The only disadvantage I see using older lenses with DSLR is that the metadata can only be fed to the camera if you use the non-CPU function - which is a pain in the ***, especially if you have several old lenses. I admit that I am a dinosaur and like old lenses with aperture rings and the uber-build quality.
Last edited by aboudd; 27th February 2011 at 02:09.
As for old lenses, optically its sort of like Leica's old lenses in that each has to be tried out and judged on their own merits, some having both strengths (and a look) and other times weaknesses exposed by using them on a sensor based camera. The entire building shot (could the building be considered art deco?) has a fabuolus look to it that if it wasn't for the cars, I might have thought you scanned an old slide from decades past.
Last edited by D&A; 19th January 2011 at 06:42.
In general, I find that the modern lenses seem a bit sharper, with a couple of exceptions. my 105/2,5 AIS is about a sharp as anything I've every shot. And I have a 24/2,8 which is tack sharp as well. But overall, I think my newer lenses are sharper. I haven't tried to do the micro focus adjustments you can do with the D3 and other newer Nikons, that my have an impact.
It is my impression that my Micro-Nikkor 55 mm, 105mm, 200mm and 300mm are as sharp as the camera is going to give me, my 28mm, I am not so sure of, it is the f/3.5 and though sharp not like the other lenses. But then I don't know. I don't know what to expect from the camera. I am so used to shooting MF or LF that I have not yet adjusted to the look of the digital. I haven't found adjusting in menu to non-cpu lenses to be any more time consuming then switching the lens in the first place. But I tend to shoot slow so I probably wouldn't notice the extra step. I am still dithering over a new tripod. I tried a carbon fiber Gitzo this last week, it weighed 4lbs. w/o the head, the head was another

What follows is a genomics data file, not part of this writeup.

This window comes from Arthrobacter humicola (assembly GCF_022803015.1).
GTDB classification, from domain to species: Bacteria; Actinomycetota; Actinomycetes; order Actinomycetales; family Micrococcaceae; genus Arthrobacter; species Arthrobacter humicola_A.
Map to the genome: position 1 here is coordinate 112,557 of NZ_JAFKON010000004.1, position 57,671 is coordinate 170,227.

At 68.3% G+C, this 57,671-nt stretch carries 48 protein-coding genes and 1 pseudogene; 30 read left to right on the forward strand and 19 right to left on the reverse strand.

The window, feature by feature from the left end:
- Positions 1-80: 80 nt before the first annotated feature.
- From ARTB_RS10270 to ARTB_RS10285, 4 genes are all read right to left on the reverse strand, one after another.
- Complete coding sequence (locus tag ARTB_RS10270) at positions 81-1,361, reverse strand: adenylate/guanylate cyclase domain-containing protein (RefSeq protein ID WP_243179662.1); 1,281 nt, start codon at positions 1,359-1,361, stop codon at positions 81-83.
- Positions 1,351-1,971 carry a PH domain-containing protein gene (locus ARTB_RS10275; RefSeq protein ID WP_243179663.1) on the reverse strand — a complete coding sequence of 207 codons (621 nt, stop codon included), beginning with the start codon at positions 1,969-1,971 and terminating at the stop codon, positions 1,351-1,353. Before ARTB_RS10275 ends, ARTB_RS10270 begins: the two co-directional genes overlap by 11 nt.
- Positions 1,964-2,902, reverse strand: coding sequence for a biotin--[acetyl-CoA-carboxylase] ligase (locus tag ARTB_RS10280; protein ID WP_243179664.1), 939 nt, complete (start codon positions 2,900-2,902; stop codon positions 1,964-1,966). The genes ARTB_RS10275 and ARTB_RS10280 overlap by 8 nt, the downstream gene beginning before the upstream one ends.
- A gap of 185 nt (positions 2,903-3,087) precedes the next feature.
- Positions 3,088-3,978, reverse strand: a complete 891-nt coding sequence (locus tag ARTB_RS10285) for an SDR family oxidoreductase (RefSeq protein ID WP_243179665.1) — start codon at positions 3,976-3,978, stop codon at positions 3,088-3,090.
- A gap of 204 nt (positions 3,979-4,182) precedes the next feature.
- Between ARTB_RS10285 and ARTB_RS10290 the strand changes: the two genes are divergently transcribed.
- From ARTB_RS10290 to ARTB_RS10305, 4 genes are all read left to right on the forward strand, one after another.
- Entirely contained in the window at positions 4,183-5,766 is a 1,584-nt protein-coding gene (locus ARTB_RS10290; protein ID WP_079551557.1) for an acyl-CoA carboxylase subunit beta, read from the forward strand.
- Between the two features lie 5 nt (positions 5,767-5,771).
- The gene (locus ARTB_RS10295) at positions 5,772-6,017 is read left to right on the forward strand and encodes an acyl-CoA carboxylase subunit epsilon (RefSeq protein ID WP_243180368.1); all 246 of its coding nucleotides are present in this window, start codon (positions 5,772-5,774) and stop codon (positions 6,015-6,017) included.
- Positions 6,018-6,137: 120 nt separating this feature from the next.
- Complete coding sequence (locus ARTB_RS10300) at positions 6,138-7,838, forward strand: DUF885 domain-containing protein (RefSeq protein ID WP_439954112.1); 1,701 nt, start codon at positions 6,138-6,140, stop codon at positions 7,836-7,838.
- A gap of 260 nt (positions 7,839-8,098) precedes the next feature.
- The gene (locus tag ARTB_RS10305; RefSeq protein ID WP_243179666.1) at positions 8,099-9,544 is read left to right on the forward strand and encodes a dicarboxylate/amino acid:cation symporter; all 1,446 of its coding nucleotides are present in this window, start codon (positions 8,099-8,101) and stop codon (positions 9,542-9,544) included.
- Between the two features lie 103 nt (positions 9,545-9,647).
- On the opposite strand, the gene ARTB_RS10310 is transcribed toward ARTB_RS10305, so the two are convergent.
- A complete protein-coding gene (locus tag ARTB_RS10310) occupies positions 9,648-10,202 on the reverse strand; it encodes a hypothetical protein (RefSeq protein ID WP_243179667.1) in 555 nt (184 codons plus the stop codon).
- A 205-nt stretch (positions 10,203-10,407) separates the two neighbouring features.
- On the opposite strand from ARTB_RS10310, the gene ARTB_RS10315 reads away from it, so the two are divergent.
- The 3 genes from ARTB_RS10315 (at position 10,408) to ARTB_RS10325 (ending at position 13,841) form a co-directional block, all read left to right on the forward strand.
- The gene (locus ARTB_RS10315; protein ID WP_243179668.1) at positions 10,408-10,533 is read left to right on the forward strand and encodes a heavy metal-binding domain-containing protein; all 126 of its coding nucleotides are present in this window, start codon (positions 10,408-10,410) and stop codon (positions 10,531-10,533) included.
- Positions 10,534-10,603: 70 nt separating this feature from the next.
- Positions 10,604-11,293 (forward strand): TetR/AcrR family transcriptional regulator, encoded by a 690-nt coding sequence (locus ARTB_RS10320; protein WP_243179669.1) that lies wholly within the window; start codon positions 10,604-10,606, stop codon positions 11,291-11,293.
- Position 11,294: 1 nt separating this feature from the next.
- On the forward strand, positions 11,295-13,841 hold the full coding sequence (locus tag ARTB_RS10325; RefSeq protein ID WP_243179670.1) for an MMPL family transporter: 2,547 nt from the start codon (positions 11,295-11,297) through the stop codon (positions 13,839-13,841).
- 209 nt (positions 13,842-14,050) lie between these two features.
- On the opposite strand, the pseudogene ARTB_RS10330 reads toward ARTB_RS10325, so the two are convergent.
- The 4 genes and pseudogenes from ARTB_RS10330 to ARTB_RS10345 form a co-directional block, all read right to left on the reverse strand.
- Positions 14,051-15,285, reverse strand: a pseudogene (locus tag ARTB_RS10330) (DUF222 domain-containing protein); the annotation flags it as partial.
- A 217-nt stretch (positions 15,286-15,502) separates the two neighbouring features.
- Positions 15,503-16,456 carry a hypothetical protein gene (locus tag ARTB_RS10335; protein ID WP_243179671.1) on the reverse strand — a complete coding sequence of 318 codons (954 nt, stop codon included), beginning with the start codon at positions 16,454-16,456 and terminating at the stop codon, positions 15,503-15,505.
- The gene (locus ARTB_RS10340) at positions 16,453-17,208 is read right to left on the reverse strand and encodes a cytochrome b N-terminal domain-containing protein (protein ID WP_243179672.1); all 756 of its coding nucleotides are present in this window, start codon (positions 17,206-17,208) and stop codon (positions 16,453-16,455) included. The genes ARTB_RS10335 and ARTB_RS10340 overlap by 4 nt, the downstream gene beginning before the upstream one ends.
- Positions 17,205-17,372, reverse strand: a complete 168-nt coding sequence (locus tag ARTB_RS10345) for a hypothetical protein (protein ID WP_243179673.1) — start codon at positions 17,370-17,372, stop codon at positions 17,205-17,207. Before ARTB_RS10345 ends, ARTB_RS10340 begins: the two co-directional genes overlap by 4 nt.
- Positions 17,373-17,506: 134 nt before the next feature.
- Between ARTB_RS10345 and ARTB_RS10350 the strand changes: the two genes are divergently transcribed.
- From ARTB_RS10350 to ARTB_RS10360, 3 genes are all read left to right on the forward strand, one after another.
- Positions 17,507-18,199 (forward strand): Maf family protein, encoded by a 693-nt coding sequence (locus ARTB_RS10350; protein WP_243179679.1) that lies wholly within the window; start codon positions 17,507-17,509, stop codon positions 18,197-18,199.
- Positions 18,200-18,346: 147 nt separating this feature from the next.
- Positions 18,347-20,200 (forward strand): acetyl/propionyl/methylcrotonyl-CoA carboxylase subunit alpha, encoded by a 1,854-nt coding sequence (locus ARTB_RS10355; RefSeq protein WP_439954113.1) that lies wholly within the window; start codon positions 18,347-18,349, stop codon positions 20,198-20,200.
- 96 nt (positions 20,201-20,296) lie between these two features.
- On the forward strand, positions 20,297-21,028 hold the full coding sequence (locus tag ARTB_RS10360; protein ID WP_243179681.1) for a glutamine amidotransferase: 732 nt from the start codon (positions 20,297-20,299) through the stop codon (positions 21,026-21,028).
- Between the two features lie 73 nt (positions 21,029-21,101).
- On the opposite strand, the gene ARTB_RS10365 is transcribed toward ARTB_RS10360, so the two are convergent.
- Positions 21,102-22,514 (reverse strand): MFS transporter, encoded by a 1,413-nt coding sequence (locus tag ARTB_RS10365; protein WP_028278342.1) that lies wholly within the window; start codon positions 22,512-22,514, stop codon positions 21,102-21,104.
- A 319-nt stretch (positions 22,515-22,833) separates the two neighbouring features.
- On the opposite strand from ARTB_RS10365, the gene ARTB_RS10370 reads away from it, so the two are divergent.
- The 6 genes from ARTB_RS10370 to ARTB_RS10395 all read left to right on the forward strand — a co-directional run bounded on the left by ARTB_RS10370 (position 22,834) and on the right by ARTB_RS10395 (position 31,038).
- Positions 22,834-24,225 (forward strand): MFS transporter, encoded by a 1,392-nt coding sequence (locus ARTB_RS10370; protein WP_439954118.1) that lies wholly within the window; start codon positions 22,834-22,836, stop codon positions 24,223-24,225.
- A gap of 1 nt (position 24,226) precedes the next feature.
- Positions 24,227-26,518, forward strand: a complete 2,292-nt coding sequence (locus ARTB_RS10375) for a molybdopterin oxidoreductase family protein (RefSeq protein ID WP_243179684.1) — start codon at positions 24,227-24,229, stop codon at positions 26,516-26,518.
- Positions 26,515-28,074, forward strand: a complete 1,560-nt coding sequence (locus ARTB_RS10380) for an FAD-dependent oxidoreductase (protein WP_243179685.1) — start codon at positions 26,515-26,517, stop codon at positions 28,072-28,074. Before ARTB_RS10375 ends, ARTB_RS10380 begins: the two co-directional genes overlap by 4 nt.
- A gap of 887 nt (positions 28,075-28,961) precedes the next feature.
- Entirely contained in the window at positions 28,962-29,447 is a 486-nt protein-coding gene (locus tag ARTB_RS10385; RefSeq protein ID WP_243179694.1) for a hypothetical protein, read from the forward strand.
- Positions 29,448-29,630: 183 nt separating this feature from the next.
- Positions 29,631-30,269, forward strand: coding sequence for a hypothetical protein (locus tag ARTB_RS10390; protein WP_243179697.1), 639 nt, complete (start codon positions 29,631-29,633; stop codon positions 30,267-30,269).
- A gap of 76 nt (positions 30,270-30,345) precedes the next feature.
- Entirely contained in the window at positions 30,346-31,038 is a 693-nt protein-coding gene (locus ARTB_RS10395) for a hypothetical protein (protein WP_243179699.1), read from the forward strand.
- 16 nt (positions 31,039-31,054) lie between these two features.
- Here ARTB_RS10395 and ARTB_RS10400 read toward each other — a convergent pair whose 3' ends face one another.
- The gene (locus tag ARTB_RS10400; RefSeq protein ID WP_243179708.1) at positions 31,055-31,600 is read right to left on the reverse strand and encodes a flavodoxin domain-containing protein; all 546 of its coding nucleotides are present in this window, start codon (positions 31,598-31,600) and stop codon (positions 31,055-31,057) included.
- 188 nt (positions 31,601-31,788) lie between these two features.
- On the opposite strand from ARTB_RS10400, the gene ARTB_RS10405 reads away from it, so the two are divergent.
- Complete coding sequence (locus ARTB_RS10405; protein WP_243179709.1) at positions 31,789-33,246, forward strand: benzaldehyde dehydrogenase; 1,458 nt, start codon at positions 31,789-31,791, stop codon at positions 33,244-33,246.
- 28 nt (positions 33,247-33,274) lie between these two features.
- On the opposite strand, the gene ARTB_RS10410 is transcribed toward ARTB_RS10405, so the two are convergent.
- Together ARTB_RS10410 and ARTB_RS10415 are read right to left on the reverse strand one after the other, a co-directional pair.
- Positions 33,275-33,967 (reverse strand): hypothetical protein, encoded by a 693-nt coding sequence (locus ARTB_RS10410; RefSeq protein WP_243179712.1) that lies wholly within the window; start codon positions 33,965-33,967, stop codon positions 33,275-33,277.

2 lbs. and it was a bit much, even though the tripod itself was very nice. I think I want to be able to come in right around 4 lbs. for everything. So back to pouring over the myriad of choices. Thanks for the feedback. Joe
As for tripod/ballhead combinations, I have a couple of Gitzo carbon fiber tripods I really like, but they are a little pricey. Also, as for ballheads, unless you're really planning to load it up, you might look at the Really Right Stuff BH-40 model. It's rate up to 18 lbs, and only weighs 16.9 ounces. I've never used one myself, but I have it's big brother, the BH-55. It's rated to 50lbs, and still only weighs 1.9 pounds. And while I'm at Really Right Stuff, I've never used them, or even seen them in person, but I hear good things about their Versa carbon fiber tripods. The TVC-24, has four section legs, is rated to 40 pounds, and only weighs 3.2 pounds. That, with one of their ballheads might fit your weight perimeters. Good luck.
Last edited by Lloyd; 19th January 2011 at 13:32.
Joe: Thanks for the explanation. This second photo's also very good.
Rayyan: Thank you, sir. I like the D7000. It won't replace the full frame Nikons; but, it's an excellent camera.
Steve: Thanks! I hear you! You're getting an unusual amount of the white stuff.
Jorgen: Thank you!
Arne: Thanks! Of course, portability and backup would be it's only advantages over the D3x. I occasionally insert some in this gallery: http://mdriscoll.zenfolio.com/p1057030329
Your last post: Very textural composition. The lightness and detail of the tree trunks balance well with the snowy mountains.
Rayyan: Exactly as you said!
Aboudd: Right off the pages of 'Gourmet'. Beautiful.